Apr 252013
 
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I recently finished reading the Wheel of Time.  To a few of you, that may mean absolutely nothing.  To a few more, it is an arcane concept you have heard rumors of, but never personally borne witness.  And to a general cross-section of geekdom, it represents a laughable exercise of exasperation and triviality.  We probably collectively know more people who have abandoned the series some time after book 3, book 5, or book 7, than we do people who felt compelled to persist.  But for a few of us, it represents a powerful source of joy and agony, hope and trepidation, and boundless inspiration that has been with us for 23 long years.

Eye of the World was released in 1990, but it was many years before I discovered it.  By the time I picked it up in ’96, there were already six books in the series with a seventh on the way.  Author Robert Jordan had already exceeded his original projections for the length of the story, and fans began to wonder just how far it would go.  As the torrent of releases slowed, readers became impatient.  The sheer content of each volume was overwhelming, with so many characters and developing plot threads that the inability to move fluidly from one book to the next inevitably meant that many would abandon the series in search of less complicated fare.  Added to this complication was Jordan’s undeniably flowery speech and addiction to descriptive text, coupled with characters who were often so young and immature that many readers found them unsympathetic.  For those of us who stayed, it often became necessary in succeeding years to reread the entire run in order to feel confident that we could pick up where we left off and keep drag of dangling story arcs.

Needless to say, loving the Wheel of Time hasn’t been particularly easy.  We took a serious blow in 2007 when Jordan died, leaving the final volume of the series unfinished.  In a remarkably unlikely turn of events, Jordan’s wife and widow selected an inheritor of the tale in fantasy writer Brandon Sanderson, who masterfully wove the passages Jordan had already penned with the copious notes he had left behind to craft the final section of the tale, which was ultimately released as three books.  Sanderson himself – an uber-fan of the series – volunteered to take a hit on the project to see it through, as he had only contracted for one novel but felt that he needed three to do it justice.  I sincerely hope that the decision paid off, since in my opinion he did an incredible job.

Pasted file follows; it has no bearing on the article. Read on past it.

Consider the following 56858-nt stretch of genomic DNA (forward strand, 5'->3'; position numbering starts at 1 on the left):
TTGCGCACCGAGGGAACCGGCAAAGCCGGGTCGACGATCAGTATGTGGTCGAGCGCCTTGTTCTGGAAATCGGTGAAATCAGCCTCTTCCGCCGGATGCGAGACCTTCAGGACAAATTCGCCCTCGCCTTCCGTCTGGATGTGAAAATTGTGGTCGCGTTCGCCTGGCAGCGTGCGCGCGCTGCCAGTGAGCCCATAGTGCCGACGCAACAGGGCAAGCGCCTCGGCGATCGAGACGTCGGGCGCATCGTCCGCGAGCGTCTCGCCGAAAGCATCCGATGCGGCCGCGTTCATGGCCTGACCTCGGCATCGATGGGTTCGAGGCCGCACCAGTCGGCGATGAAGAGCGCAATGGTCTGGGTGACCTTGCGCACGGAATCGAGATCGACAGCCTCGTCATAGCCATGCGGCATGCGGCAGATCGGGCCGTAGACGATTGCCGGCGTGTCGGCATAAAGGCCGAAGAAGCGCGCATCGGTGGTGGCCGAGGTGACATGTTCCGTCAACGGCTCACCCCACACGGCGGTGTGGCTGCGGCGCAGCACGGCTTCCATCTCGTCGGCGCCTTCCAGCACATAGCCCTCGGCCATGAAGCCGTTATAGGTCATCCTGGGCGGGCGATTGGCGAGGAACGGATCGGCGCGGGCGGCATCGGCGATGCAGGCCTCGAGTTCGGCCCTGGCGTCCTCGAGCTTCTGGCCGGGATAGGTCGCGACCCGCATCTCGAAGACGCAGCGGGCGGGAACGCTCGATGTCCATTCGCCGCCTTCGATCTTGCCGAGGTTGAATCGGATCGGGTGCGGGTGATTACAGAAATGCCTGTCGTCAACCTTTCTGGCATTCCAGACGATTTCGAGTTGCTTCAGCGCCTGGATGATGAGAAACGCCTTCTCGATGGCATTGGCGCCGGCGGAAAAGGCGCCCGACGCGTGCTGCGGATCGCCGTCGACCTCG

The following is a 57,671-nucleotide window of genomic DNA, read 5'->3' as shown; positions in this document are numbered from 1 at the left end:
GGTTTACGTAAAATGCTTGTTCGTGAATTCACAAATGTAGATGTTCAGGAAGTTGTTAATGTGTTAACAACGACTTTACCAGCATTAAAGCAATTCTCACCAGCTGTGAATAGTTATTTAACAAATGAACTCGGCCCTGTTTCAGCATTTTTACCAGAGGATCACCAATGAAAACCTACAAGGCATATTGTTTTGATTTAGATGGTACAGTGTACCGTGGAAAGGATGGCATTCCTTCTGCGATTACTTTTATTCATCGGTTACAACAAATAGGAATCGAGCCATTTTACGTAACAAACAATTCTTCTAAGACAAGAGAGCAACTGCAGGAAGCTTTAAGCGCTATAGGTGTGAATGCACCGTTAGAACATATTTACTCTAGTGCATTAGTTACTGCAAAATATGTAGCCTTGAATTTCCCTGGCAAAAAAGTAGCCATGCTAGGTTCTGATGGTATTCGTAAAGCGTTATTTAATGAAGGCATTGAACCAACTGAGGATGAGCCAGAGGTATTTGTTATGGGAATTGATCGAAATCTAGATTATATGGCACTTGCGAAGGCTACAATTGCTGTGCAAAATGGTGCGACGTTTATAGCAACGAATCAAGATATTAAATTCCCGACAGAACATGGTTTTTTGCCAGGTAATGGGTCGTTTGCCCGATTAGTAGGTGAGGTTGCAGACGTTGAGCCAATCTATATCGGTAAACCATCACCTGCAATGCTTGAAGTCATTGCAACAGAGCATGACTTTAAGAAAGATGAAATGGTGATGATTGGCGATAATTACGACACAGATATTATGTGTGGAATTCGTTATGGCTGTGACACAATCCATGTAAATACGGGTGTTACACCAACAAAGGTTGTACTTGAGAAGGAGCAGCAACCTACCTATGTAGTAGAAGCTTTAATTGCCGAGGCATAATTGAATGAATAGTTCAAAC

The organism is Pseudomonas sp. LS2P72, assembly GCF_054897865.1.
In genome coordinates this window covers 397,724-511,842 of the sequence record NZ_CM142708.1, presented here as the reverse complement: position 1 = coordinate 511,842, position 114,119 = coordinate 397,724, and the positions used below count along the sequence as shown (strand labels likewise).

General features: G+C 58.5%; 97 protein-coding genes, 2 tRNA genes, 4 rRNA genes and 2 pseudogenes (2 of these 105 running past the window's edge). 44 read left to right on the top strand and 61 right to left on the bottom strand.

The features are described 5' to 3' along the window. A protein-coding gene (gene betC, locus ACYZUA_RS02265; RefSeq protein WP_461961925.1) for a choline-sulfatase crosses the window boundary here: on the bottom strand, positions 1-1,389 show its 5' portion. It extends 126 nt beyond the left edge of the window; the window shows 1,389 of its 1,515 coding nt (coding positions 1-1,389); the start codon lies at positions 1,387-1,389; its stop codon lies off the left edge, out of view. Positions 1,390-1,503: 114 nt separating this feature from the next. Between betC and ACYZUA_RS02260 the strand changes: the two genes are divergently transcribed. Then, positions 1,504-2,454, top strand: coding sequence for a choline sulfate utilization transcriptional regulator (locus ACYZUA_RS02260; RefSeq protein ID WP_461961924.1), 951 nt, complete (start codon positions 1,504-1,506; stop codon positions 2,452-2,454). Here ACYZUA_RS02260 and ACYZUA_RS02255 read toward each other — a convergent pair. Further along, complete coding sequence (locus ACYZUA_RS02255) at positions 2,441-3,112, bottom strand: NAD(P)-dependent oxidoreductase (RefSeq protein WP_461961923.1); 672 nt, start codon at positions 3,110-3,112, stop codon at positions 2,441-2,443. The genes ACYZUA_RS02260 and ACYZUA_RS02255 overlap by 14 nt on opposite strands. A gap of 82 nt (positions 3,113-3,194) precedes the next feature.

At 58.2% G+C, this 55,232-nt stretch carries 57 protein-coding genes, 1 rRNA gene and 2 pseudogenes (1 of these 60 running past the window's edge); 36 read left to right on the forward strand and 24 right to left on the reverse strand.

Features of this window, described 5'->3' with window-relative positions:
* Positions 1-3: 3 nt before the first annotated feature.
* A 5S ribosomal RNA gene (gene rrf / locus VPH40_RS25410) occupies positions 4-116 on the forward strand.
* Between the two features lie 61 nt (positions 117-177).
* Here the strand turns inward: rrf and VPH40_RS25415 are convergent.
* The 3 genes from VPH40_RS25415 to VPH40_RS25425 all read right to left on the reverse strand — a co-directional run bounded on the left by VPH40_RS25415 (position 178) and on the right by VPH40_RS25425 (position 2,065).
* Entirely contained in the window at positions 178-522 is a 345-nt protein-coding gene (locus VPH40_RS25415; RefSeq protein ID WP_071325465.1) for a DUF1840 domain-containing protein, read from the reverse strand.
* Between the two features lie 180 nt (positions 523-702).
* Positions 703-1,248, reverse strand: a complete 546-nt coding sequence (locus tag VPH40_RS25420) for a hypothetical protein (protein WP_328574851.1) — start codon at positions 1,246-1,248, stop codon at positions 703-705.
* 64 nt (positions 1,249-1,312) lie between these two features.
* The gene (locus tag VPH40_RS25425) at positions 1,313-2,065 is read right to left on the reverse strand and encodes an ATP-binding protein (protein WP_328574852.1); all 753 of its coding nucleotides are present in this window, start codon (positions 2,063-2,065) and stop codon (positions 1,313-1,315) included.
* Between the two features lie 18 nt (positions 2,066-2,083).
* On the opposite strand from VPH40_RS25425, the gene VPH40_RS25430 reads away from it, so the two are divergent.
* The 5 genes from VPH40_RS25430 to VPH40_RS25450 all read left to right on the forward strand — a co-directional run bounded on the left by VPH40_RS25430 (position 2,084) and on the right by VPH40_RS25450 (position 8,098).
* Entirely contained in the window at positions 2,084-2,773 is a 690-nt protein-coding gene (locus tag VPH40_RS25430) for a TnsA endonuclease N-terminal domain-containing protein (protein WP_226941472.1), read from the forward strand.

The fourteenth and final book, A Memory of Light, was released earlier this year.  Despite my obvious enjoyment of the book, and my deep appreciation for Sanderson’s laudable conclusion to a story I have doggedly absorbed numerous times over the past 14 years, I am not going to offer a review of the book at this time.  I’m too close to it, right now, having just experienced the ragged emotional squeegee and come out feeling both elated and exhausted.  What I can say is this:  if you have ever wondered about whether or not it was worth it, about whether the payoff is good enough to justify slogging through the rest of the books (or worse, starting over again so that you can remember what was what)… I’m not saying that the Wheel of Time is the greatest story ever told.  For me, it may very well be.  Time will tell.  But it is a journey worth taking, with people worth knowing, on adventures worth having.  And for good or ill, it will stay with you – a part of you – for the rest of your days.

Rest in peace, Mr. Jordan.  And thank you.

Orryn Emrys, the Prismatic Dragon, is the director of the Prismatic Tsunami web community and the host of the popular Metagamers Anonymous RPG podcast. Learn more at http://www.prismatictsunami.com.

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